“It’s not always an easy experience living in Kalgoorlie, for a 17/18 year old, but it essentially prepares you for that life because you’re going to end up working in places a whole lot smaller, and hotter, and less pleasant, so you’re better off going in with your eyes open I think.”

After working for Hoffman Ottaviano moved to Germany, where he first came in contact with renewable energy.

“I was fortunate enough to be in Germany just at the time for what’s called the energy bender, the energy change there – they really led the world in solar energy.

So I watched that sort of evolve and thought wow, now if Germany can do this with their poor solar resources then why can’t Australia?

“So it was kind of in the back of my mind that this was inevitable and I’d love to be a part of it at some point but I didn’t really have a plan.”

Having completed a Masters degree in product development, Ottaviano returned to Australia where he achieved a PhD in research and development and worked as an R & D consultant.

I got to the point where I wanted to get back into doing R and D properly in the sense of commercializing the technology myself,” Ottaviano said.

“It just happened to be that the technology, when the opportunity presented itself, was a renewable technology.”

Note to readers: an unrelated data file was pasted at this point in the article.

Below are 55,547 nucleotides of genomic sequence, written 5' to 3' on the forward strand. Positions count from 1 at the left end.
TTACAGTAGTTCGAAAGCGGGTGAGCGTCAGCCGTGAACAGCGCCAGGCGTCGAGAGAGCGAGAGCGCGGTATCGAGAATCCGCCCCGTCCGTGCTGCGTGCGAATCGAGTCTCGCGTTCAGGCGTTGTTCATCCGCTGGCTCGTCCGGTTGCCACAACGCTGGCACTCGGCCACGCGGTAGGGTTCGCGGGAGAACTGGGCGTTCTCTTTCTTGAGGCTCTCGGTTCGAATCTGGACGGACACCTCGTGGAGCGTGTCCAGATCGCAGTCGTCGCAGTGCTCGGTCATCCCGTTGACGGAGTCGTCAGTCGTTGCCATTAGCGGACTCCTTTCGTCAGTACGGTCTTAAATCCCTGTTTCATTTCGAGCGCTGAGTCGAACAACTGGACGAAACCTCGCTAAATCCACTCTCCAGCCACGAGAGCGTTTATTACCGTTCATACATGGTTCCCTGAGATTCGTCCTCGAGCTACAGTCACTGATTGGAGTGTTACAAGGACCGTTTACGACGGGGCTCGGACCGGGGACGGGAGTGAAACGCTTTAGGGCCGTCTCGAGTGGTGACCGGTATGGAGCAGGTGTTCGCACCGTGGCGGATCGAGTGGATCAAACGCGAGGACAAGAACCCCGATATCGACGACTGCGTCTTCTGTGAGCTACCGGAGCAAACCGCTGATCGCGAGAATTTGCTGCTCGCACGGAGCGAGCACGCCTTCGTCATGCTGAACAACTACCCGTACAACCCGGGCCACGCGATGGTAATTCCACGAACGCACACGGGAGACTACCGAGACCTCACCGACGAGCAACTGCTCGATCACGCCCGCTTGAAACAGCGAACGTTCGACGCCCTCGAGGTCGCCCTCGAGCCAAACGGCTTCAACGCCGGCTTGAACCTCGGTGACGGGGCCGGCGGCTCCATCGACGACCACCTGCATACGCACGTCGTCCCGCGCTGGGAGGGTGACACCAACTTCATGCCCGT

“The opportunity arose with Carnegie where there was

intellectual property around wave energy, there was a shell and there was an opportunity for me to be involved in R&D again so I jumped at it,” Ottaviano said.

Perth based company Carnegie has intellectual property rights over the CETO system, a wave energy collection device. But

as the technology has yet to commercialised, the ASX listed company has relied upon Federal and State government support and investors to generate income.

Ottaviano says he always saw Carnegie as a diversified renewable energy company.

“It might have taken a bit longer than planned; we started working on diversifying the business in 2014,” he said.

“The opportunity arose when we were talking to island nations, who were approaching us wanting to purchase a wave energy product which we weren’t ready to sell them.”

“But when we spoke to them

what became apparent was what they needed wasn’t a wave energy product but an energy solution – an integrated, technical solution, some combination of different generation

sources – and they needed potentially energy storage – but they also needed a financial solution as well.”

“We saw then we had the capability that could allow us to bring together an integrated energy product to a very underserviced market of island and indeed off grid sites. What we couldn‘t do was the solar battery piece so we looked for a partner.”

In 2015 Carnegie started working with Energy Made Clean, acquiring 100 per cent of the company last December.

“I guess for a lot of people it was like ‘wow, Carnegie’s suddenly moved into solar batteries,’ but we’ve been working on and talking about microgrids for a few years,” Ottaviano said.